Why Many Seminary Students Are Leaving Behind the Master of Divinity Degree for More ‘Practical’ Degrees in Ministry

Sean Robinson, left, stands next to professor Stephen Eccher at the commencement ceremony at Southeastern Baptist Theological Seminary in May 2017. Robinson graduated May 11, 2018, with another master's degree. (Photo courtesy Sean Robinson)
Sean Robinson, left, stands next to professor Stephen Eccher at the commencement ceremony at Southeastern Baptist Theological Seminary in May 2017. Robinson graduated May 11, 2018, with another master’s degree. (Photo courtesy Sean Robinson)

Like many seminary students walking across the stage to accept their diplomas at commencement ceremonies this month, Sean Robinson already has a job lined up.

Beginning in June, he will be the new minister to students and their families at Open Door Church in Raleigh, N.C.

But Robinson’s diploma isn’t the traditional Master of Divinity, awarded to seminary students who have completed a three-year course of study.

He’s graduating with a master’s degree in ministry and leadership. And increasingly many other seminary students are, too.

The gold standard for church leaders — the Master of Divinity — is losing some of its luster to its humbler cousin, the two-year Master of Arts.

“People are trying to get the training they need and get out,” said Robinson, 28, who graduated Friday (May 11) from Southeastern Baptist Theological Seminary in Wake Forest, N.C. “It all boils down to time and convenience and the culture and lifestyle we see today.”

A new projection from the Association of Theological Schools, the main accrediting body for seminaries in the U.S. and Canada, finds that the number of seminary students enrolled in various Master of Arts degrees will likely exceed the number of Master of Divinity students by 2021.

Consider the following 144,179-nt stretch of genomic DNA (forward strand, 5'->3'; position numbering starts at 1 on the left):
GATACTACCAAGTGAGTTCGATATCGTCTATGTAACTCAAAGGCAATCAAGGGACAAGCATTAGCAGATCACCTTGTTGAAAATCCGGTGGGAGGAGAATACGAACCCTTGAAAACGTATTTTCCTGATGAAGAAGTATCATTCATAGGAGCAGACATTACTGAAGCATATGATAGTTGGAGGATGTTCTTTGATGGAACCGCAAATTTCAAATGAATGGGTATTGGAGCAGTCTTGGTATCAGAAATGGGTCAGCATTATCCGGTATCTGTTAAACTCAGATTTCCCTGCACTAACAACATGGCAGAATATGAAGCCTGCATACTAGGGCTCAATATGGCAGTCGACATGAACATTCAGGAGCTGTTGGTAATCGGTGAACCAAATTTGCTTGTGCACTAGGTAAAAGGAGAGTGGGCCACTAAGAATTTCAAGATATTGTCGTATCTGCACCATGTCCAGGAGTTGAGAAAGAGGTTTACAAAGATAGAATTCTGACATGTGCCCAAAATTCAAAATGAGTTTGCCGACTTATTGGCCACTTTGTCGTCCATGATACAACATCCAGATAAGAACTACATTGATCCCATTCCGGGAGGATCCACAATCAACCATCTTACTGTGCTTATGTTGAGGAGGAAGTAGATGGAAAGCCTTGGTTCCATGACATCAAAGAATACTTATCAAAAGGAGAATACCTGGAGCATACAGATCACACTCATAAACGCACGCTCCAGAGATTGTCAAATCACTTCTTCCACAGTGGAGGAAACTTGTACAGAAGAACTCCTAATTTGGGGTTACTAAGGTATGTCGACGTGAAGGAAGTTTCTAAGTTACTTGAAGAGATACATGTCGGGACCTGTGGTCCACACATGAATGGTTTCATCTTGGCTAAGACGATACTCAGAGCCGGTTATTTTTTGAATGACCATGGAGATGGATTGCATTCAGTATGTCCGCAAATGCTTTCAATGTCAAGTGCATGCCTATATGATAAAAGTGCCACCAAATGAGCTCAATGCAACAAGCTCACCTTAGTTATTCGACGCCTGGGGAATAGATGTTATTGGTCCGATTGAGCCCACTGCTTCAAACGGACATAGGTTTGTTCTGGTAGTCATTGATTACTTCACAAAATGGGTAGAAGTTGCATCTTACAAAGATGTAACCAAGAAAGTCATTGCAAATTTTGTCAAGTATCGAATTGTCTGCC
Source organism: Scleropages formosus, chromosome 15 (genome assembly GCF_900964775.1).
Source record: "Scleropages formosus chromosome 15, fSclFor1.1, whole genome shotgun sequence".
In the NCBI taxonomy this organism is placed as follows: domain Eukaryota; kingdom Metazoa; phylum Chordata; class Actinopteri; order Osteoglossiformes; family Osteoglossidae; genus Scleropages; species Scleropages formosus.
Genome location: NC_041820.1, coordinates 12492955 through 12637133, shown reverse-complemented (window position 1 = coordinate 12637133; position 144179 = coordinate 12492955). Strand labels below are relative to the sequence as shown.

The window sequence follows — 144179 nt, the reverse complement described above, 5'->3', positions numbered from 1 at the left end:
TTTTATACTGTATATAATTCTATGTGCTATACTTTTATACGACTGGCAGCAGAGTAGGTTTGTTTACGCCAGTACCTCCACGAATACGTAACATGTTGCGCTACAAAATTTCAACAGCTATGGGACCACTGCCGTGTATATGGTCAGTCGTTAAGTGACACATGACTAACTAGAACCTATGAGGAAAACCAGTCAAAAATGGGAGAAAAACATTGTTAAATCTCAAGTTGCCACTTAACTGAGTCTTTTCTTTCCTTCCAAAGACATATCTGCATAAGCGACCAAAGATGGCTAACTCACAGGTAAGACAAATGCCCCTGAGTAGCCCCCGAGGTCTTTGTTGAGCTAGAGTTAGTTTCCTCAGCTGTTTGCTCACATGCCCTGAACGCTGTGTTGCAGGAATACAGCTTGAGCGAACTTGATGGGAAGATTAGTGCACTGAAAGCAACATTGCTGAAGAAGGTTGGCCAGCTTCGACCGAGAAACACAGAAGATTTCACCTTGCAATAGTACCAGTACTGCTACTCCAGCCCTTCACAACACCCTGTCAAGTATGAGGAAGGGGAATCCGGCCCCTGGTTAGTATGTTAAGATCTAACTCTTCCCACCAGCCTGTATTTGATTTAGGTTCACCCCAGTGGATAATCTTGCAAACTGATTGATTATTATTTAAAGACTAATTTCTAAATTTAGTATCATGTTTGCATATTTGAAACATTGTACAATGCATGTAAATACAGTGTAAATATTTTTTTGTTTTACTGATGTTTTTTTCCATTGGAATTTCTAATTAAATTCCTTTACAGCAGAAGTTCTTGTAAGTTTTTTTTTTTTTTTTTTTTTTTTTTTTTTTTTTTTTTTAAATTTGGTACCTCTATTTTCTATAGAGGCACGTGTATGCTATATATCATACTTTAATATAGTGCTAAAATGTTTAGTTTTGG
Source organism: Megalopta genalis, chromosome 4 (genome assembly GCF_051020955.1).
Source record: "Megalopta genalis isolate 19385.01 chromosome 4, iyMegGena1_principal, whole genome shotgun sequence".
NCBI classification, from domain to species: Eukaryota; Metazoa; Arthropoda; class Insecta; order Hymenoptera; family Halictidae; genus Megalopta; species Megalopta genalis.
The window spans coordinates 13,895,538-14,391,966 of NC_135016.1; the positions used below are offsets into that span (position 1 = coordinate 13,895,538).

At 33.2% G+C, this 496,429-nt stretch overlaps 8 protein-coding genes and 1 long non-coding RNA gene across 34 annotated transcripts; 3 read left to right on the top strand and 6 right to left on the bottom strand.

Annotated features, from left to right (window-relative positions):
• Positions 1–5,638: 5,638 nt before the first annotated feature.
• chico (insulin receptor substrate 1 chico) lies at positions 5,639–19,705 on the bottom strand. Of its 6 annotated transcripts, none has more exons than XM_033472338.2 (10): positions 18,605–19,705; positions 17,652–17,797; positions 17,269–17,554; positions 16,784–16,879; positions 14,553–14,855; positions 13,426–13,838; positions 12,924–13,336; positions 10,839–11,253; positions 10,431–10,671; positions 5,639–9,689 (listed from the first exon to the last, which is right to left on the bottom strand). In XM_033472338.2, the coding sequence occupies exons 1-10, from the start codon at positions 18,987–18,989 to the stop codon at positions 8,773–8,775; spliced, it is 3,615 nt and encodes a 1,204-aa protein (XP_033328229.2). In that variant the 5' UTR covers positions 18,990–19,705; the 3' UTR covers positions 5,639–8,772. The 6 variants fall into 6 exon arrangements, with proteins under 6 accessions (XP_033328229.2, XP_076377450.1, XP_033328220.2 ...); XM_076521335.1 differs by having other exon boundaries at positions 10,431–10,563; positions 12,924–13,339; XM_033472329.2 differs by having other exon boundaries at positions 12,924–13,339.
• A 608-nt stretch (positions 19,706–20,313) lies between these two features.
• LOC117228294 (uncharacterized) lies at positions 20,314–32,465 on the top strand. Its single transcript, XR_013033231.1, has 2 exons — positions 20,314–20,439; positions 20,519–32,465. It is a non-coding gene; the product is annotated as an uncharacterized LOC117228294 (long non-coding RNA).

There were 28,400 students enrolled in the Master of Divinity degree last year, a gradual decline from a high of 35,000 in 2006. By comparison, there were 23,300 students enrolled in seminary Master of Arts programs last year, up from 20,800 in 2006.

The reasons for the decline in the Cadillac degree, required by most mainline denominations as well as the Catholic Church for anyone wanting to serve as pastor or associate pastor, are many and multifaceted.

One is the growth of seminaries affiliated with evangelical and Pentecostal denominations. These religious groups don’t typically require the Master of Divinity for men and women who want to be ordained.

Over the past 50 years, the share of Americans who identify with mainline Protestants, on the other hand, has been shrinking significantly as younger millennials leave the church and the ranks of the unaffiliated grows.

Some seminaries have responded by trimming the Master of Divinity credit hours from 90 to as low as 72 to be more competitive with the shorter M.A. degrees, while still keeping it a three-year degree.

It hasn’t worked.

“There’s no indication that reducing Master of Divinity credit hours leads to increased enrollment,” said Chris Meinzer, senior director of administration and chief financial officer at ATS.

Instead, the economics of church decline and practicalities of today’s students may play bigger roles.

Attending school full-time for three years and incurring loan obligations may contribute to some students’ calculations.

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SOURCE: Yonat Shimron 
Religion News Service

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